All told, Ms. Reed held on to 341 letters, some typed but many written in the kind of elegant … method cursive script rarely seen today. Taken as a whole, the correspondence offers a candid glimpse of a vanished era, a time when six hard-bitten Marine sergeants could write that “we think you’re swell” and mean it in something other than an ironic sense … Gauging the impact that the letters had on Ms. Reed is difficult. “I knew she had feelings about her country and participating as a concerned citizen,” Ms. Owen said. But, she added, her mother did not talk about the letters. Ms. Reed lamented to a female pen pal in 1942 that “my effort to win the war hasn’t amounted to much” and “I wish I could find more to do.” (source)

Later in life, and perhaps because of the impact the war and these soldiers in particular had on her, Reed became active in the anti-war movement as a prominent member of the group Another Mother for Peace (AMP). The group is still very active active and shares information such as the recent United Nations report Silence is Violence, End the Abuse of Women in Afghanistan (PDF), encouraging members to act speak, write and act out to encourage peace.

AMP’s Pax Mantra has been a cornerstone for women protesting against war in the United States for decades, including when Reed was a member. This simple, but powerful statement ends, “they shall not send my son to fight another mother’s son. For now, forever, there is no mother who is enemy to another mother.”

Donna Reed image by BooBooGB

Murder Inc. – The Psychology of the Battlefield

guns

The February 2010 issue of Vanity Fair has a great profile on a US military sniper called The Distant Executioner. Although the piece focuses on one man in particular, it delves into the politics and psychology of killing the enemy by sniper fire as opposed to killing at close range during combat.

In 1947 an army general and historian named S.L.A Marshall conducted a study and extensive survey that uncovered that “up to 85 percent of frontline American riflemen had not fired their weapons in combat – even when under attack and at risk of being overrun.”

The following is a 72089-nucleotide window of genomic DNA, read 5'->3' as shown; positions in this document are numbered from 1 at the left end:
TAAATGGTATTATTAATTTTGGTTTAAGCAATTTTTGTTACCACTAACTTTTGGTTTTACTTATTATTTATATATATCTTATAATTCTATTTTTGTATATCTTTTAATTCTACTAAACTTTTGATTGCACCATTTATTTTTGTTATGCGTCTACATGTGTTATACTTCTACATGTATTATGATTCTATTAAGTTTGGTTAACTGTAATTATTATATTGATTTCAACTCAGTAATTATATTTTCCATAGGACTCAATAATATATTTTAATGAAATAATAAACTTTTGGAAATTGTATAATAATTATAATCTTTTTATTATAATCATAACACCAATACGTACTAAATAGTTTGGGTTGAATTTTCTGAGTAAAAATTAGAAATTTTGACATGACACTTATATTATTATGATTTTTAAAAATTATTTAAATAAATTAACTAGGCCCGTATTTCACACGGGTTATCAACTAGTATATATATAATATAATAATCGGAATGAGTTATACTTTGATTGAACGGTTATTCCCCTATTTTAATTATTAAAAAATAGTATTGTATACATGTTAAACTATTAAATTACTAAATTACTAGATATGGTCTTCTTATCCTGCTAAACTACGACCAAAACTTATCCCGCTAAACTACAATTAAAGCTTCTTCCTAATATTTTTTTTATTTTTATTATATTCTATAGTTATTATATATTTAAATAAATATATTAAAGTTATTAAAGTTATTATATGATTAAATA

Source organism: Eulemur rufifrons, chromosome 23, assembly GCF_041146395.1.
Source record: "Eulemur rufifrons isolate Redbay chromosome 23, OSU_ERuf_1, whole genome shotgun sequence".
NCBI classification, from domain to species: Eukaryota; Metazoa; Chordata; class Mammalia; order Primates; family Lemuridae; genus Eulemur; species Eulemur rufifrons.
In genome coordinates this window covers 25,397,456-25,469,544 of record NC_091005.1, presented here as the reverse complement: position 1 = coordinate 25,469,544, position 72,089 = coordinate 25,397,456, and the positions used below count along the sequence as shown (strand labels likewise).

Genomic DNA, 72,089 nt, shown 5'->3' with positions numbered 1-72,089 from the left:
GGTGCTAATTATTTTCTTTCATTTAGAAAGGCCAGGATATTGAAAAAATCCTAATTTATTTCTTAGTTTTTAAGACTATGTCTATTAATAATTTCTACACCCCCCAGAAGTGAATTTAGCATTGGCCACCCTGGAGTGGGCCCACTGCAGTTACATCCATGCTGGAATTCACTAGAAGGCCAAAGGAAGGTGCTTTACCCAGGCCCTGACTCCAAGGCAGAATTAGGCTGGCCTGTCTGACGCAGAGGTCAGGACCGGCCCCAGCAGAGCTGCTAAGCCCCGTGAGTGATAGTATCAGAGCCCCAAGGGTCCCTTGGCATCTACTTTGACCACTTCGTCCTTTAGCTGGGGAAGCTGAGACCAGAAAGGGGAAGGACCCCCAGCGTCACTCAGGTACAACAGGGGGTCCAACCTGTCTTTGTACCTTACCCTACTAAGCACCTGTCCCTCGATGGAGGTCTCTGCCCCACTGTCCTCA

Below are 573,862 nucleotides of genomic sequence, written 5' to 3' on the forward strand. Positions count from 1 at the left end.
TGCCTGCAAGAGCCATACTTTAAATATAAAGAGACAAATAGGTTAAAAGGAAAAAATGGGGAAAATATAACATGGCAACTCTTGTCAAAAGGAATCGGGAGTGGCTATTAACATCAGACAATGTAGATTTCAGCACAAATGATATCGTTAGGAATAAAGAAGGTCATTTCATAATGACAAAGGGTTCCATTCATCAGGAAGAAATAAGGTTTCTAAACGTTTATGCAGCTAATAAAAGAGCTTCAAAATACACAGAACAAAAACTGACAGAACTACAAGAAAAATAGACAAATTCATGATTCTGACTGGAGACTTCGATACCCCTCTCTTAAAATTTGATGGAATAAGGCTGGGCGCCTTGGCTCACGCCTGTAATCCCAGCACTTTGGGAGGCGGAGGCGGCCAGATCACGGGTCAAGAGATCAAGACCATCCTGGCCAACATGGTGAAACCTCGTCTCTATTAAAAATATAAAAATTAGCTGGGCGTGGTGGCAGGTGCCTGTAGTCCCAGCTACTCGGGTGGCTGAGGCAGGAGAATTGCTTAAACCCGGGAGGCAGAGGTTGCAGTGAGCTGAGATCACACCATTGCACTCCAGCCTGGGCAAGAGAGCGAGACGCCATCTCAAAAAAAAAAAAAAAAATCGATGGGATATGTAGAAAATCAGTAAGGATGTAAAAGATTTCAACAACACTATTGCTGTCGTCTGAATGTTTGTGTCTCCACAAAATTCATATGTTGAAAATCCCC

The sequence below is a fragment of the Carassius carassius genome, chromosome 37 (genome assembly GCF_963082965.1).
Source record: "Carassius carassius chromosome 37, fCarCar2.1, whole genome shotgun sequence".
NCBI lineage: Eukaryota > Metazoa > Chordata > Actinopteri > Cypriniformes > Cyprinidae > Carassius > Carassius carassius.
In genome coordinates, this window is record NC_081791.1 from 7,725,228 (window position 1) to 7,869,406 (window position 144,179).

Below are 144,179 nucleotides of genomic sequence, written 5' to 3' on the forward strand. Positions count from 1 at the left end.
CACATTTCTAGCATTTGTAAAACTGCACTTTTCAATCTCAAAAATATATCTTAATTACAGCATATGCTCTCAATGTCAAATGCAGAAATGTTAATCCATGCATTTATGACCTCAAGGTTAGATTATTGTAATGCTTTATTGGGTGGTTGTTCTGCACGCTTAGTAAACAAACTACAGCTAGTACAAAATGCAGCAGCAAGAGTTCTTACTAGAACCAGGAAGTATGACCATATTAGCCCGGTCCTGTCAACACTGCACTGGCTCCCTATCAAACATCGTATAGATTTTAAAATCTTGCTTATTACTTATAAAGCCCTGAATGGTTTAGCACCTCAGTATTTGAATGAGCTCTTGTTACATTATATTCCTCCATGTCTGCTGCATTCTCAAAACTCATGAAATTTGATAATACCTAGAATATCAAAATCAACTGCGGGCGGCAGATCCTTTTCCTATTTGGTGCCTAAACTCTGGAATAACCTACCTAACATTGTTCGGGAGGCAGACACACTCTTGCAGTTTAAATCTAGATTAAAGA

He attributed low firing rates to an instinctive aversion to killing at close range, when the potential victim is clearly identifiable as another human being. At the vital moment, Marshall wrote, the rifleman becomes a conscientious objector… Numerous independent studies have since found similarly low firing rates among Japanese and German riflemen, as well as among the frontline soldiers of World War I, the American Civil War, and several other conflicts. For whatever reason, the Pentagon took Marshall on faith and initiated a decades-long human improvement campaign. By the Korean War in the 1950s, surveys showed that fully half the frontline riflemen who saw the enemy fired their weapons in response. In Vietnam, the number rose to 90 percent … Of course, to fire at someone is by no means to hit him. The 90 percent figure was undermined by a significant number of intentional misses, and it was inflated by a battle doctrine called ‘Quick Kill’, which taught American soldiers to spray masses of automatic fire rather than take careful aim. As a result of that doctrine, in Vietnam U.S. infantrymen fired 50,000 rounds of ammunition for each kill they made – a ratio that would have encouraged even conscientious objectors to go ahead and shoot.

This all leads up to the discussion on snipers, also referred to as ‘Murder Inc.’. In comparison, snipers with their advantage of being able to kill from a distance expended only 1.39 rounds for every Vietnamese killed.

“Big Gun” Susan image by ttstam.